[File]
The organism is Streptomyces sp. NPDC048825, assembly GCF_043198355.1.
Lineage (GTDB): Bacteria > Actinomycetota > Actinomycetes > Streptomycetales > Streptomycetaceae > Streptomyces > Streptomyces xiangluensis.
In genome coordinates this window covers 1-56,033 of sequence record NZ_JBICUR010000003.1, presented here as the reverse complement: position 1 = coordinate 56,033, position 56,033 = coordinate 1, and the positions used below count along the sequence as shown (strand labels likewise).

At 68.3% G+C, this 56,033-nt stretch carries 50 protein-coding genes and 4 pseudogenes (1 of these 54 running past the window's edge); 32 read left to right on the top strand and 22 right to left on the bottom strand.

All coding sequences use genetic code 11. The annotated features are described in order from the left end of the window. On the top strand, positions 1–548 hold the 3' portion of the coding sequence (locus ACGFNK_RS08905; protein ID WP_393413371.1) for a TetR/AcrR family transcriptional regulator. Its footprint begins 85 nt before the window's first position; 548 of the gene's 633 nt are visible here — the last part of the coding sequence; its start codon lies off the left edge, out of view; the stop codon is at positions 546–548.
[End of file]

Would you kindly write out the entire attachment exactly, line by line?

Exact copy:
The organism is Streptomyces sp. NPDC048825, assembly GCF_043198355.1.
Lineage (GTDB): Bacteria > Actinomycetota > Actinomycetes > Streptomycetales > Streptomycetaceae > Streptomyces > Streptomyces xiangluensis.
In genome coordinates this window covers 1-56,033 of sequence record NZ_JBICUR010000003.1, presented here as the reverse complement: position 1 = coordinate 56,033, position 56,033 = coordinate 1, and the positions used below count along the sequence as shown (strand labels likewise).

At 68.3% G+C, this 56,033-nt stretch carries 50 protein-coding genes and 4 pseudogenes (1 of these 54 running past the window's edge); 32 read left to right on the top strand and 22 right to left on the bottom strand.

All coding sequences use genetic code 11. The annotated features are described in order from the left end of the window. On the top strand, positions 1–548 hold the 3' portion of the coding sequence (locus ACGFNK_RS08905; protein ID WP_393413371.1) for a TetR/AcrR family transcriptional regulator. Its footprint begins 85 nt before the window's first position; 548 of the gene's 633 nt are visible here — the last part of the coding sequence; its start codon lies off the left edge, out of view; the stop codon is at positions 546–548.